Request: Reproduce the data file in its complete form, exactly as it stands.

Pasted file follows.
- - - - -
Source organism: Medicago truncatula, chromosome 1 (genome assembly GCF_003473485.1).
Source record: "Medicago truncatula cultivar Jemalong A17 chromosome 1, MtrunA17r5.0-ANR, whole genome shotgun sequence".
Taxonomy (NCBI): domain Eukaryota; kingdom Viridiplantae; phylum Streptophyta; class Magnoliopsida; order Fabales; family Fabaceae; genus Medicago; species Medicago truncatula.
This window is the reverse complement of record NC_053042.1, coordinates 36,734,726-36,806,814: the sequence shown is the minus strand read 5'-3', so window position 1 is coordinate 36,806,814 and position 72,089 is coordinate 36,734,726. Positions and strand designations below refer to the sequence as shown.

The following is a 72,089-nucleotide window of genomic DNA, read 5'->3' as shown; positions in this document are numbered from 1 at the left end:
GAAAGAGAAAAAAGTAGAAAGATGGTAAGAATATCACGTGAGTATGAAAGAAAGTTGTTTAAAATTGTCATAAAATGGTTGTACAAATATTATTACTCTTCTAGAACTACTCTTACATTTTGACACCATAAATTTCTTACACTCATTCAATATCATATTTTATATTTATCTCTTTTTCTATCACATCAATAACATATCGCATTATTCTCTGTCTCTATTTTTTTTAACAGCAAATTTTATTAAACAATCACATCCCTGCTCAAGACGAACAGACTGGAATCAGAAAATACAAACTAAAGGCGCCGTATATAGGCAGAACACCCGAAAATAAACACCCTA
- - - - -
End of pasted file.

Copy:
Source organism: Medicago truncatula, chromosome 1 (genome assembly GCF_003473485.1).
Source record: "Medicago truncatula cultivar Jemalong A17 chromosome 1, MtrunA17r5.0-ANR, whole genome shotgun sequence".
Taxonomy (NCBI): domain Eukaryota; kingdom Viridiplantae; phylum Streptophyta; class Magnoliopsida; order Fabales; family Fabaceae; genus Medicago; species Medicago truncatula.
This window is the reverse complement of record NC_053042.1, coordinates 36,734,726-36,806,814: the sequence shown is the minus strand read 5'-3', so window position 1 is coordinate 36,806,814 and position 72,089 is coordinate 36,734,726. Positions and strand designations below refer to the sequence as shown.

The following is a 72,089-nucleotide window of genomic DNA, read 5'->3' as shown; positions in this document are numbered from 1 at the left end:
GAAAGAGAAAAAAGTAGAAAGATGGTAAGAATATCACGTGAGTATGAAAGAAAGTTGTTTAAAATTGTCATAAAATGGTTGTACAAATATTATTACTCTTCTAGAACTACTCTTACATTTTGACACCATAAATTTCTTACACTCATTCAATATCATATTTTATATTTATCTCTTTTTCTATCACATCAATAACATATCGCATTATTCTCTGTCTCTATTTTTTTTAACAGCAAATTTTATTAAACAATCACATCCCTGCTCAAGACGAACAGACTGGAATCAGAAAATACAAACTAAAGGCGCCGTATATAGGCAGAACACCCGAAAATAAACACCCTA